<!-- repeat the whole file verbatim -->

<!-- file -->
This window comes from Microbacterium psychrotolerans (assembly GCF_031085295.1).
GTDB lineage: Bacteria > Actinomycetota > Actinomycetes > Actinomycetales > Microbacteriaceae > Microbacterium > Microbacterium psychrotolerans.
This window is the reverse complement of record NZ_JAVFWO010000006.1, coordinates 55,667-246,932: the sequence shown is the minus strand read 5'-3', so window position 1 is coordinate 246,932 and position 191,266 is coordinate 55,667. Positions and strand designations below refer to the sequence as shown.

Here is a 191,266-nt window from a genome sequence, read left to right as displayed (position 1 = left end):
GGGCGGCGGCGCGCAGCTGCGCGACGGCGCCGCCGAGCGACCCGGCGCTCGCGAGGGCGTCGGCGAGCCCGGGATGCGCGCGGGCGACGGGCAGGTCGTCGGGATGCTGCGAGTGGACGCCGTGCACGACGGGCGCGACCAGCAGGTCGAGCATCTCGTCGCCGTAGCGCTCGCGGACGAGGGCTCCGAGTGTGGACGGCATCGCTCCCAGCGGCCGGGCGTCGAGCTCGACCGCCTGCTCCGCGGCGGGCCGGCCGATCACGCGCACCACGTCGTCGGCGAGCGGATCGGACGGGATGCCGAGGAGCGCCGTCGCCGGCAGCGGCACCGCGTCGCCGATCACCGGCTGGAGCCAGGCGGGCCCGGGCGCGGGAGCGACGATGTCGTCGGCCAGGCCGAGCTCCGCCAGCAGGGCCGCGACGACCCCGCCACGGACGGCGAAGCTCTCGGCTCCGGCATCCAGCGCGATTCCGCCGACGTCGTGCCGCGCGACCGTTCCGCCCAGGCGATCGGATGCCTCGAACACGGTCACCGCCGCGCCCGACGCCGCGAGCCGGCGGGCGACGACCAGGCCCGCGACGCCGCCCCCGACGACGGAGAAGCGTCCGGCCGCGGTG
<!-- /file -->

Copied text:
This window comes from Microbacterium psychrotolerans (assembly GCF_031085295.1).
GTDB lineage: Bacteria > Actinomycetota > Actinomycetes > Actinomycetales > Microbacteriaceae > Microbacterium > Microbacterium psychrotolerans.
This window is the reverse complement of record NZ_JAVFWO010000006.1, coordinates 55,667-246,932: the sequence shown is the minus strand read 5'-3', so window position 1 is coordinate 246,932 and position 191,266 is coordinate 55,667. Positions and strand designations below refer to the sequence as shown.

Here is a 191,266-nt window from a genome sequence, read left to right as displayed (position 1 = left end):
GGGCGGCGGCGCGCAGCTGCGCGACGGCGCCGCCGAGCGACCCGGCGCTCGCGAGGGCGTCGGCGAGCCCGGGATGCGCGCGGGCGACGGGCAGGTCGTCGGGATGCTGCGAGTGGACGCCGTGCACGACGGGCGCGACCAGCAGGTCGAGCATCTCGTCGCCGTAGCGCTCGCGGACGAGGGCTCCGAGTGTGGACGGCATCGCTCCCAGCGGCCGGGCGTCGAGCTCGACCGCCTGCTCCGCGGCGGGCCGGCCGATCACGCGCACCACGTCGTCGGCGAGCGGATCGGACGGGATGCCGAGGAGCGCCGTCGCCGGCAGCGGCACCGCGTCGCCGATCACCGGCTGGAGCCAGGCGGGCCCGGGCGCGGGAGCGACGATGTCGTCGGCCAGGCCGAGCTCCGCCAGCAGGGCCGCGACGACCCCGCCACGGACGGCGAAGCTCTCGGCTCCGGCATCCAGCGCGATTCCGCCGACGTCGTGCCGCGCGACCGTTCCGCCCAGGCGATCGGATGCCTCGAACACGGTCACCGCCGCGCCCGACGCCGCGAGCCGGCGGGCGACGACCAGGCCCGCGACGCCGCCCCCGACGACGGAGAAGCGTCCGGCCGCGGTG